Contributor to books, including Pro-Style Bodybuilding, by Tom Platz, Sterling, 1985; The Muscular Gourmet, by Mandy Tanny, 1988; Awesome Teen: Smart Choices for the 90s, by Chris Silkwood, Master Media, 1992; Ten Million Steps: The Incredible Journey of Paul Reese, Who Ran across America—A Marathon a Day for 124 Days—at Age 73, by Paul Reese, WRS, 1993; If: The Pat Roach Story, by Pat Roach, Brewin Books, 2002; ACSM Fitness Book, third edition, Human Kinetics, 2003; I Choose to Stay: A Black Teacher Refuses to Desert the Inner City, by Salome Thomas-El, Kensington, 2004. Author of magazine body-building column "Ask Arnold." Contributor to periodicals, including Muscles and Fitness. Also author of videotapes "Shape Up with Arnold" and "Arnold's Total Body Workout." Executive editor, Muscle and Fitness and Flex magazines.
SIDELIGHTS: Movie actor and California governor Arnold Schwarzenegger first became famous as a bodybuilder, winning the titles of Mr. Universe, Mr. World, and Mr. Olympia in 1970. He used this success as a springboard to his highly successful acting career, which in turn has supported his political aspirations. Remarkably, Schwarzenegger has not been straight-jacketed by his Austrian accent or muscular physique in his multiple roles on and off screen. His early film persona was hulking and dangerous, including the mono-syllabic lead in The Terminator, the character with which he is still most often associated. But his development as a charismatic actor led to comedic and heroic roles, which helped make him one of Hollywood's largest box-office draws. Schwarzenegger is married to Maria Schriver, the television journalist who is a member of the famous Kennedy family of politicians, but his own political allegiances are with conservative figures and causes. In 2003 Schwarzenegger was elected governor of California following the recall of Democrat Gray Davis. As an author, Schwarzenegger has offered advice on bodybuilding and physical fitness. And while his acting career has been put on hold during his term as governor, he has subsequently accepted the position of executive editor of Muscle and Fitness and Flex magazines.
The constant in Schwarzenegger's life has been his relentless drive to succeed. He began training for bodybuilding at the age of fifteen and showed a fierce dedication to the sport. In Arnold: The Education of a Bodybuilder he describes his experiences with bodybuilding this way: "During the early years I didn't care how I felt about anything except bodybuilding. It consumed every minute of my days and all my best effort." He would be nicknamed "The Austrian Oak" and became the epitome of a successful bodybuilder. Charles Gaines described him in his book Pumping Iron: The Art and Sport of Bodybuilding as "the best bodybuilder alive, and very possibly the most perfectly developed man in the world."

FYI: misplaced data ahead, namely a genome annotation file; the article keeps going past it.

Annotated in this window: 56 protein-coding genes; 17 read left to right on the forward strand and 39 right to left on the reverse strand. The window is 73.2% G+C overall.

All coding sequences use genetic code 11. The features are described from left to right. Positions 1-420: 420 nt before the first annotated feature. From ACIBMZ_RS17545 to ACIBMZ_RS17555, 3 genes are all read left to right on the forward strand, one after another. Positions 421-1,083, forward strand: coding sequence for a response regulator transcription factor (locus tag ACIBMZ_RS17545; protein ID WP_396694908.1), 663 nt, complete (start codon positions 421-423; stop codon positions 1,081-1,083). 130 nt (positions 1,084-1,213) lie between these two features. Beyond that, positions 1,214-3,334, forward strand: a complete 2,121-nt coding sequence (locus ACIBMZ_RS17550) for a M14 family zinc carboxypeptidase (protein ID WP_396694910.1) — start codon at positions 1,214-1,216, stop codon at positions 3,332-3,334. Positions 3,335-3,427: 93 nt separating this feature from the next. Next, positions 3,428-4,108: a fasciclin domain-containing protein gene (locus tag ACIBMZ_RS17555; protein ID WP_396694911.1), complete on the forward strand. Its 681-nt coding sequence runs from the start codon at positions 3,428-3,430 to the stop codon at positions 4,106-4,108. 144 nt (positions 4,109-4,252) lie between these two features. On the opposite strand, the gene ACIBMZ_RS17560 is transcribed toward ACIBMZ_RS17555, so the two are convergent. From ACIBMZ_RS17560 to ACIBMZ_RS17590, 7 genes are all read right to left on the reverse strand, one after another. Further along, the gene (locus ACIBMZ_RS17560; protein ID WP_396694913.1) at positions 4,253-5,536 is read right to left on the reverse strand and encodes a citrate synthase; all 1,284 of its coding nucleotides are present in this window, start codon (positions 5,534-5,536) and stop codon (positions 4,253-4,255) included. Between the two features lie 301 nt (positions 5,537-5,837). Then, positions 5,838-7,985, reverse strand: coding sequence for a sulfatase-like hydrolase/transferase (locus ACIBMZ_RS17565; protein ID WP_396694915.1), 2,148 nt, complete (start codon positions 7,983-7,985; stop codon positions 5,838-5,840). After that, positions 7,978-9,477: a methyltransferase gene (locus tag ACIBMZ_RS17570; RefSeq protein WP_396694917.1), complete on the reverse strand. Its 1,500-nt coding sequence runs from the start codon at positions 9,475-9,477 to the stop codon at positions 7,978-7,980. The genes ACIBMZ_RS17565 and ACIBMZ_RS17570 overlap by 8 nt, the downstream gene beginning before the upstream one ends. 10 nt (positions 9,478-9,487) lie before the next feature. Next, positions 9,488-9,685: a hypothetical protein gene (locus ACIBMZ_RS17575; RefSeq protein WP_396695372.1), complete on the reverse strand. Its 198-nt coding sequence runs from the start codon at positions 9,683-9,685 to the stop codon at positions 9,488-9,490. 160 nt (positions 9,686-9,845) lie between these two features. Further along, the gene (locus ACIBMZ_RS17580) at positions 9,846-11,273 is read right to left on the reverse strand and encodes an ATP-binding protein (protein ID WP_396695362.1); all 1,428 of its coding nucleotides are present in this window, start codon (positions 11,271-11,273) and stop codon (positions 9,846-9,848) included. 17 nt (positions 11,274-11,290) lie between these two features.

During the late 1970s and early 1980s, Schwarzenegger published his biography as well as three how-to books on bodybuilding. Arnold was a "happy joining" of his personal and professional experiences, presented in two separate sections, according to Marshall E. Nunn in Library Journal. Arnold's Bodybuilding for Men was described as "interesting and informative" by Garland E. McLaughlin in School Library Journal. It offers charts and photographs while demonstrating and explaining exercises for new and established male body builders. A workout for women is presented in Arnold's Bodyshaping for Women, which School Library Journal's Susan Flannery enjoyed for "its nononsense approach." Working with Bill Dobbins, Schwarzenegger also created a more comprehensive look at the sport in the Encyclopedia of Modern Bodybuilding, which covers history, training, nutrition, injuries, and steroid use. Writing in Library Journal, David L. Mills called this volume "a thoughtful treatment of bodybuilding."
Schwarzenegger began to turn his energies toward a film career in 1975. In a Cable Guide interview with Rex Morgan, he revealed, "I'd had it [with bodybuilding]. I did not find as much interest in winning anymore and competing and making the money…. I wanted to be a multimillion dollar actor." To accomplish this, he explained, "You have to have a total concept of how you can sell yourself to the public as a personality and as an actor. There's a whole marketing trick behind it, so you have to think about all of those things involved in promoting you to the top." His first starring role came in the 1982 film Conan the Barbarian, and in 1984, his role in The Terminator as an evil amalgam of flesh and machine programmed to destroy the human race established him as an action film star. Later films such as Twins, in which he is reunited with brother Danny DeVito, and the comic crime story Kindergarten Cop expanded his range of characterizations and popularity. By 1997, the actor was being paid as much as twenty-five million dollars per film.